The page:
and, from the care of his hounds, advanced him to the priesthood, and to the care of souls. Now, from the time of his investiture with this new character and office, he became the governor and guide, it seems, of all the souls in his parish, and they owed him subjection in spiritual things. If a Locke then, a Newton, or even his lordship himself, who gave him the living, had dwelt within its bounds, they ought reverently to regard him as their spiritual governor and director, and to submit themselves to him as having the rule over them, and watching for their souls. But are these claims to be supported, or is this doctrine to be -preached, in this age of liberty and light? Let them, for the honour of christianity, be eternally suppressed.
To return, Sir, to the point whence I set out. After the considerations which I have suggested, I still hold myself justified in asserting the right which every man has, in things of religion, to call no man upon earth master, but to examine, and judge, and choose for himself.
As to the manner in which the choice of our ministers is conducted, against which you except, I believe no elections, of any kind, are transancted with greater fairness and equity than these. And the nature of the thing speaks that it must be so: for, ours being assemblies formed only by consent, and supported only by voluntary contributions of their members, any oppressive or iniquitous management would throw them presently into confusion, disband, and break them up.
Bút it is time, Sir, that I now release your patience and attention, having, I fear, strained both to their utmost extent. There are many other parts of your letters as exceptionable as those I have taken notice of, but I would not be tedious. I might have expostulated with you largely on your reading, as parts of your public worship, the fabulous and gross legends of Bel and the Dragon, of Judith and Susannah; and, above all the magical romance of rescuing a fair virgin from the inchantments of her infernal lover, and conjuring away the amorous devil Asmodeus by the fumes of a fish's liver. Is it for the honour of the christian name, think you, Sir, to have such spurious and idle tales read solemnly in our churches, (if solemnly they can be read,) and made parts of our public worship? What will an unbeliever think when present at such worship! When he sees such things not only bound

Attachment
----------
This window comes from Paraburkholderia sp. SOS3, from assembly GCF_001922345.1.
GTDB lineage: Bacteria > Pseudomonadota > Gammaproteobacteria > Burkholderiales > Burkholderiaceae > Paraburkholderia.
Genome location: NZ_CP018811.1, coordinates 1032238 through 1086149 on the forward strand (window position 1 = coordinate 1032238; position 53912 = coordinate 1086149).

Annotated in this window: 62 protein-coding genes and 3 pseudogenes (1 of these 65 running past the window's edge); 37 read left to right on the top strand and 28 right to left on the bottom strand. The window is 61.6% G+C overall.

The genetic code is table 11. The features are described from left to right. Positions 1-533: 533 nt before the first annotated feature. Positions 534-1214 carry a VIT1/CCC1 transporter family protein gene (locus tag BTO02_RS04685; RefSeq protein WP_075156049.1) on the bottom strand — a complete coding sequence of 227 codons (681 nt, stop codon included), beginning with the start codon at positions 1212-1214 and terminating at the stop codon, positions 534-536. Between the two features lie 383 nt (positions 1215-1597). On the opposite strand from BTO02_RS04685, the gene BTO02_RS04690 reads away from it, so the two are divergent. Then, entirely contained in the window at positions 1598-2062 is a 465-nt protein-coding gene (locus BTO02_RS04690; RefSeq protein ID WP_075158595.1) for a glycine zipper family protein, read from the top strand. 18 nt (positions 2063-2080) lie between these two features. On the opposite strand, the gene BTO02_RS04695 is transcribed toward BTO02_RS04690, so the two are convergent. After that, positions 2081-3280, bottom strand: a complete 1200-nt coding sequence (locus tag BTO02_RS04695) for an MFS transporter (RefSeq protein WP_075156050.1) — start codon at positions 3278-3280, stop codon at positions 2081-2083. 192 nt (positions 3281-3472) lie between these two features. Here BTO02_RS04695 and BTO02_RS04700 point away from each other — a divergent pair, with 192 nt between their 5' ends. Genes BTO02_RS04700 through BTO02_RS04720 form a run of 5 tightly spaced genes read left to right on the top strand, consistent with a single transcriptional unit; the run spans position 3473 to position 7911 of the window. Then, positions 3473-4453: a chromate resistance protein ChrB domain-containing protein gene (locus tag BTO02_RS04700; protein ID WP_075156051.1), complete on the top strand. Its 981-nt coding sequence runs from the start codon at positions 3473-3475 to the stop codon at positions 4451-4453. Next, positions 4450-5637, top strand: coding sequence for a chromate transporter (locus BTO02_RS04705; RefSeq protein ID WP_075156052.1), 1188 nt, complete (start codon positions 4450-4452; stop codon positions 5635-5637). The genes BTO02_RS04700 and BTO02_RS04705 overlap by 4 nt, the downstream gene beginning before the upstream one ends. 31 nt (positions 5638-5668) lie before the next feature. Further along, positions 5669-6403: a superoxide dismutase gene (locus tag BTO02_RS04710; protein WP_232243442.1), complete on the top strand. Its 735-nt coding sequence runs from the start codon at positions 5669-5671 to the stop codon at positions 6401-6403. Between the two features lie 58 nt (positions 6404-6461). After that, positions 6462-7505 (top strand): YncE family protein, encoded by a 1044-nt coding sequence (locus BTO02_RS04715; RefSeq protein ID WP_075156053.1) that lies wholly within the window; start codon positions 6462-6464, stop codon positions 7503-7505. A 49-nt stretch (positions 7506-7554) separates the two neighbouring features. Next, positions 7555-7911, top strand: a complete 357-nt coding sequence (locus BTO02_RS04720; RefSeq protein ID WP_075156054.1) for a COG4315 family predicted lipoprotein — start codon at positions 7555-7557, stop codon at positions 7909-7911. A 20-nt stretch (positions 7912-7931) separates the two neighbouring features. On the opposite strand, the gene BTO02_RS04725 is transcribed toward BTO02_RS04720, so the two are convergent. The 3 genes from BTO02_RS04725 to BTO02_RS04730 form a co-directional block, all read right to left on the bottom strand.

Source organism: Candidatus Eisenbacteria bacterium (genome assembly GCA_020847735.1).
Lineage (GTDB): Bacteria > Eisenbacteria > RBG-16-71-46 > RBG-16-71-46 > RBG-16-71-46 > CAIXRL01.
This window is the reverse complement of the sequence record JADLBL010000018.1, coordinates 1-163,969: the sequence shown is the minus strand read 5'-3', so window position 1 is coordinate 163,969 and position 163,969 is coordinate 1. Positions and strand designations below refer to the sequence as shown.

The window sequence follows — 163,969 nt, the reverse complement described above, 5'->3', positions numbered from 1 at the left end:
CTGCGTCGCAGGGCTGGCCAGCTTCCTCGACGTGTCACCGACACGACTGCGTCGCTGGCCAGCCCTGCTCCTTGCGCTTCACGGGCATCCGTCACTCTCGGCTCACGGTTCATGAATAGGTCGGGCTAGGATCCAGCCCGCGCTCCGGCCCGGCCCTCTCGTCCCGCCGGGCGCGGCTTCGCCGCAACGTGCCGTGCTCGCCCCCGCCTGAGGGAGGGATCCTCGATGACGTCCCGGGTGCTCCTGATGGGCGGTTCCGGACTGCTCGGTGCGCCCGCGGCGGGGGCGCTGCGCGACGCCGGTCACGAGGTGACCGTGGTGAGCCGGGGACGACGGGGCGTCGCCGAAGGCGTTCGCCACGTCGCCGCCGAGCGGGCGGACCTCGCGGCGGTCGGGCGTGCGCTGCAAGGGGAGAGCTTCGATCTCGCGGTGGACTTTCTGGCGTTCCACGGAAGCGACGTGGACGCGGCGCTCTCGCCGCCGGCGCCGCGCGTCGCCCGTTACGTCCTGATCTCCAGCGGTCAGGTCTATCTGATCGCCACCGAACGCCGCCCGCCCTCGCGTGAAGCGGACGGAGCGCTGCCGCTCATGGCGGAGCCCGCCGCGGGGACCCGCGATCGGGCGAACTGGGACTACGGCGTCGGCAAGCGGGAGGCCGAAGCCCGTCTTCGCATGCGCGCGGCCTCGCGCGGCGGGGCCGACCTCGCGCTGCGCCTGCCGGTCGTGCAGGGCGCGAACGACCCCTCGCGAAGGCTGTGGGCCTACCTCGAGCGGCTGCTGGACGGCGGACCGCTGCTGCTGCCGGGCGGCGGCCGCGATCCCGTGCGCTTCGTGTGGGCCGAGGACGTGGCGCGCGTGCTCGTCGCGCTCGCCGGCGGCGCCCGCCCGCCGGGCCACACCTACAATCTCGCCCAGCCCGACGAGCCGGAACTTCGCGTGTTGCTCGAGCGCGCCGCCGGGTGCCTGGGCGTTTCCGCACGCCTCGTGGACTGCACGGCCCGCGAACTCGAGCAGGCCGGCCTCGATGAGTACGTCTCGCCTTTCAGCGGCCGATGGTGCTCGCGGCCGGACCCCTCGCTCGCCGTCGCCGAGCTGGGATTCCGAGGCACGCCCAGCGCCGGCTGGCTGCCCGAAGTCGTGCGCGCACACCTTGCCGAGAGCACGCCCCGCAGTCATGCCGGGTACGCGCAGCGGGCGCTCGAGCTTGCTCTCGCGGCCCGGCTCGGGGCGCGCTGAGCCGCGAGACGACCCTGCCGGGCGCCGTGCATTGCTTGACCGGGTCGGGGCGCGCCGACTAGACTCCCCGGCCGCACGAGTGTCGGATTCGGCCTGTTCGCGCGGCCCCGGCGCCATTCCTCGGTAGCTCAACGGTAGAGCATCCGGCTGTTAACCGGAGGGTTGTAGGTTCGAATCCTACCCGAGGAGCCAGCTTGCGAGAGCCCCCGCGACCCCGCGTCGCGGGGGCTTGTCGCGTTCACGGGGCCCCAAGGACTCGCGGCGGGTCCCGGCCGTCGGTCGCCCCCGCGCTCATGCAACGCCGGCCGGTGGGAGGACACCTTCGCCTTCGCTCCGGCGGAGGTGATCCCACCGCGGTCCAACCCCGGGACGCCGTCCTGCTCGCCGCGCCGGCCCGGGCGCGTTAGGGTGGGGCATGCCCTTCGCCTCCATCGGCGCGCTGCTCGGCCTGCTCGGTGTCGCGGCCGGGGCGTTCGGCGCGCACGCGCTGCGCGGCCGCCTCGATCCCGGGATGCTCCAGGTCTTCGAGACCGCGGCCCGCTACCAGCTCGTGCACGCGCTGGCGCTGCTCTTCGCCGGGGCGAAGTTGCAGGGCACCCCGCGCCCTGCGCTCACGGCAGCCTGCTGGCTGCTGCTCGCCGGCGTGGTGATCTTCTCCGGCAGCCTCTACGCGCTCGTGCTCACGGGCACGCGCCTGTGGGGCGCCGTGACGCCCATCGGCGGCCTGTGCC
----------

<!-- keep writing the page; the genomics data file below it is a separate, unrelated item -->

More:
up with the holy scriptures, but commanded to be read as such in the order of the common prayer, will it not' heighten his contempt of the credulity of believers, and establish his prejudices against the history, the miracles, and the doctrines of Christ?
I might also have asked you, Sir, to what oriental deity you pay your devoirs, when, from the North, the South, the West, the worshippers in your church, on certain solemn occasions, turn reverently towards the East, and make their
peculiar honours ? To whom, Sir, I beseech you, are these peculiar honours paid ? Not surely to the immense, omnipresent Jehovah! He is an infinite Spirit, you know, alike present in all places, not more confined to one quarter of the heavens than to another. To represent him as being so is to dishonour and offend him, to detract from the glory of his immensity, or omnipresence, and to give men very false and unworthy notions of God. This worshipping towards the East, is not, I think, ordered by any canon of your church, which is now generally received; but it is (if I mistake not) its common and prevailing practice. I should be glad to be informed, (for, I assure you, Sir, I am quite ignorant,) what shadow of ground, either from reason or scripture, you can possibly pretend for this unaccountable superstition ; for such you must allow me at present to think it. If you say the worship is paid toward the altar, this seems to make the matter more inexplicable. still. For, what is there in the altar to make it a proper object of religious veneration ? Indeed, while the breaden god was